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May I sue nonprofit to recover loan?

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May I sue nonprofit to recover loan?

I loaned a nonprofit corporation a substantial amount of money over a five-year period while I was serving as a volunteer. I left the organization in 2013, and they still owe me most of the loan. We have hard copies documenting the loan along with email trails. I have repeatedly asked the Founder/CEO to pay me something on a monthly basis but she refuses to do so, stating the organization doesn't have the funds. My understanding is that I have no legal recourse since it's a nonprofit, and the Founder can pretty much do whatever she wants. Do I have the right to see the organization's financial statements from 2010-2013? What can I do?

I don’t know where you got your understanding that you have no recourse against a nonprofit, but as a general proposition it is not true. Nonprofit corporations can sue and be sued, just like for-profit corporations or individuals. Having documentation of the loan significantly improves your chances of winning a lawsuit.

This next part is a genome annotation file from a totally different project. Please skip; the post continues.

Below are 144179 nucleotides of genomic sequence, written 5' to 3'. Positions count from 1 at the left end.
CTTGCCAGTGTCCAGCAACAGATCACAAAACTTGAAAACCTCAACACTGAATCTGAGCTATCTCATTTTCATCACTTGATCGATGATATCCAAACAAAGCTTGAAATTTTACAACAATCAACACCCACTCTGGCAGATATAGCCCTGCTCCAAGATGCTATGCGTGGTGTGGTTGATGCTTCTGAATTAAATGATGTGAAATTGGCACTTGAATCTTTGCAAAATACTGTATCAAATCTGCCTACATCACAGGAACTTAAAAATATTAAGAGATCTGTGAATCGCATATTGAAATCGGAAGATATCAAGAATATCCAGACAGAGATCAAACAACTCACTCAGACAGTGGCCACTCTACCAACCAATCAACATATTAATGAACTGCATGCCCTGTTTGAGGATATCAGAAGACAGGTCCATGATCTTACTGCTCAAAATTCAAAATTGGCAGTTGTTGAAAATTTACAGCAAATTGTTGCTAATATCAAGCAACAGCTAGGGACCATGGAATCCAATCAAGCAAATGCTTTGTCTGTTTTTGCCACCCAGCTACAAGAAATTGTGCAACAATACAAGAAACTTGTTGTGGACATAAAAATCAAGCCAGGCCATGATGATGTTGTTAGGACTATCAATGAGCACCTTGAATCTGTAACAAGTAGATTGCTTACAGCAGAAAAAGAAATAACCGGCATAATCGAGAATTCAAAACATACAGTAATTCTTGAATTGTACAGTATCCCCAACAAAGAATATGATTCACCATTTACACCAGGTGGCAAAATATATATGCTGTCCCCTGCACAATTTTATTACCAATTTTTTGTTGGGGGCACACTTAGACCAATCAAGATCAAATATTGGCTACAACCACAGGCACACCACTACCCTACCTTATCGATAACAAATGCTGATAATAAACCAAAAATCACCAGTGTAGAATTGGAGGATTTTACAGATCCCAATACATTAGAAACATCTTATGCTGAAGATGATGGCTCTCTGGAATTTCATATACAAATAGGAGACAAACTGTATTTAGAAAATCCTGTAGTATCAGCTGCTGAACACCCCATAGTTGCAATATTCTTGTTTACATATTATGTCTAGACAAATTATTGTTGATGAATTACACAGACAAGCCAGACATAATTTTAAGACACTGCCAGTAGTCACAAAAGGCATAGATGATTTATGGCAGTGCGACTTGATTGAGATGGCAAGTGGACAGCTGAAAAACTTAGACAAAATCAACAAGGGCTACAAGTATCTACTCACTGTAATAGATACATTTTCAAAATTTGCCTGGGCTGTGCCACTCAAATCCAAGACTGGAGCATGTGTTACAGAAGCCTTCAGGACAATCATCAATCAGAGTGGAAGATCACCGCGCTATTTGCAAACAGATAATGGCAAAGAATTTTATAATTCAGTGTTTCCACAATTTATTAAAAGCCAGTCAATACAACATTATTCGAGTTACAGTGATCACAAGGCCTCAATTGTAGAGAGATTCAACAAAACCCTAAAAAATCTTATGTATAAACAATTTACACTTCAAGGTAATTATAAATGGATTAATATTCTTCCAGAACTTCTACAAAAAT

You have undoubtedly heard about the difficulty of getting blood out of a stone. But when the founder says she can’t pay (particularly if she is carrying on some sort of program), it probably means only that it would be difficult to pay and she doesn’t want to. If you are not a voting member of the organization or on the board, as a general creditor you don’t have rights to financial information other than copies of filed Forms 990 or 990-EZ. But you would have a right to see the organization’s financial statements if you file suit and start discovery. And a lawsuit usually gets people’s attention.
I don’t usually recommend litigation, but if you are still owed a substantial amount of money and can’t work out a payment arrangement with the founder (or the members of the board), I suggest that you contact a lawyer. If you get a judgment against the organization, you can then work out a payment plan — if you want to.
Tuesday, June 10, 2014

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